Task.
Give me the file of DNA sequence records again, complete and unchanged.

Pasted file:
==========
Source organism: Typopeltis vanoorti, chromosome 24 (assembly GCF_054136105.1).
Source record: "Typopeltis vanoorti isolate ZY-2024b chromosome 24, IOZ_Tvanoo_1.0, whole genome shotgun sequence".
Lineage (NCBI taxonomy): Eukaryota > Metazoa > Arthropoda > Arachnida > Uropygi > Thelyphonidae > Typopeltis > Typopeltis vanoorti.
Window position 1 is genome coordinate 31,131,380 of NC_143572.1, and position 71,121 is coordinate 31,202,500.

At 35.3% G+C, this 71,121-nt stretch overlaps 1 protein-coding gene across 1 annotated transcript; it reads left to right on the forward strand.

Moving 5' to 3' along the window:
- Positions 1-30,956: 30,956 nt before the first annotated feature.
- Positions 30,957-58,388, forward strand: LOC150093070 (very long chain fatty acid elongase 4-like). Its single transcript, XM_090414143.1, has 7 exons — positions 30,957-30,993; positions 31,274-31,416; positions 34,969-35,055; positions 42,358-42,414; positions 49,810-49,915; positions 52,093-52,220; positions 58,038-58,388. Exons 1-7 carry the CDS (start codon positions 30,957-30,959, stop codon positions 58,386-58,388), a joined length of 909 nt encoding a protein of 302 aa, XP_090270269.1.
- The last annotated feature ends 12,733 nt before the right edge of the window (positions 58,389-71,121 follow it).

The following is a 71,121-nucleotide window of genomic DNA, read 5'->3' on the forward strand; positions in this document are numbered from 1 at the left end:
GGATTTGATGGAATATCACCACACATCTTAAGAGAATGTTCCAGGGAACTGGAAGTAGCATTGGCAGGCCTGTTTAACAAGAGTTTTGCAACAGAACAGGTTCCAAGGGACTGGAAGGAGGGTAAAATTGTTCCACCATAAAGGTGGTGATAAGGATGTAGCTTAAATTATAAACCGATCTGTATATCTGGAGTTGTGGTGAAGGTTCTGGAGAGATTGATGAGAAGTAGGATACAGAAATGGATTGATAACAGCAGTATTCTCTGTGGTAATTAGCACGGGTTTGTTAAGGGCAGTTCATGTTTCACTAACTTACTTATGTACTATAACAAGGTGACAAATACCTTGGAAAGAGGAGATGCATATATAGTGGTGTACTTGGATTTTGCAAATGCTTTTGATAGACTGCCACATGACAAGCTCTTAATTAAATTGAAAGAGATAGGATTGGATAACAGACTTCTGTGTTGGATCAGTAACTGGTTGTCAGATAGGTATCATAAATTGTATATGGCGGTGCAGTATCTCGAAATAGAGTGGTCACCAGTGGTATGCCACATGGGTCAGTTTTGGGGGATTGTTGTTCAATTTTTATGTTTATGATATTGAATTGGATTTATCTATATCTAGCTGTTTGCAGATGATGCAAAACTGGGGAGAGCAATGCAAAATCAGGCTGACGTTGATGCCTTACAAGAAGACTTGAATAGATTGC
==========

Source organism: Typopeltis vanoorti, chromosome 24 (assembly GCF_054136105.1).
Source record: "Typopeltis vanoorti isolate ZY-2024b chromosome 24, IOZ_Tvanoo_1.0, whole genome shotgun sequence".
Lineage (NCBI taxonomy): Eukaryota > Metazoa > Arthropoda > Arachnida > Uropygi > Thelyphonidae > Typopeltis > Typopeltis vanoorti.
Window position 1 is genome coordinate 31,131,380 of NC_143572.1, and position 71,121 is coordinate 31,202,500.

At 35.3% G+C, this 71,121-nt stretch overlaps 1 protein-coding gene across 1 annotated transcript; it reads left to right on the forward strand.

Moving 5' to 3' along the window:
- Positions 1-30,956: 30,956 nt before the first annotated feature.
- Positions 30,957-58,388, forward strand: LOC150093070 (very long chain fatty acid elongase 4-like). Its single transcript, XM_090414143.1, has 7 exons — positions 30,957-30,993; positions 31,274-31,416; positions 34,969-35,055; positions 42,358-42,414; positions 49,810-49,915; positions 52,093-52,220; positions 58,038-58,388. Exons 1-7 carry the CDS (start codon positions 30,957-30,959, stop codon positions 58,386-58,388), a joined length of 909 nt encoding a protein of 302 aa, XP_090270269.1.
- The last annotated feature ends 12,733 nt before the right edge of the window (positions 58,389-71,121 follow it).

The following is a 71,121-nucleotide window of genomic DNA, read 5'->3' on the forward strand; positions in this document are numbered from 1 at the left end:
GGATTTGATGGAATATCACCACACATCTTAAGAGAATGTTCCAGGGAACTGGAAGTAGCATTGGCAGGCCTGTTTAACAAGAGTTTTGCAACAGAACAGGTTCCAAGGGACTGGAAGGAGGGTAAAATTGTTCCACCATAAAGGTGGTGATAAGGATGTAGCTTAAATTATAAACCGATCTGTATATCTGGAGTTGTGGTGAAGGTTCTGGAGAGATTGATGAGAAGTAGGATACAGAAATGGATTGATAACAGCAGTATTCTCTGTGGTAATTAGCACGGGTTTGTTAAGGGCAGTTCATGTTTCACTAACTTACTTATGTACTATAACAAGGTGACAAATACCTTGGAAAGAGGAGATGCATATATAGTGGTGTACTTGGATTTTGCAAATGCTTTTGATAGACTGCCACATGACAAGCTCTTAATTAAATTGAAAGAGATAGGATTGGATAACAGACTTCTGTGTTGGATCAGTAACTGGTTGTCAGATAGGTATCATAAATTGTATATGGCGGTGCAGTATCTCGAAATAGAGTGGTCACCAGTGGTATGCCACATGGGTCAGTTTTGGGGGATTGTTGTTCAATTTTTATGTTTATGATATTGAATTGGATTTATCTATATCTAGCTGTTTGCAGATGATGCAAAACTGGGGAGAGCAATGCAAAATCAGGCTGACGTTGATGCCTTACAAGAAGACTTGAATAGATTGC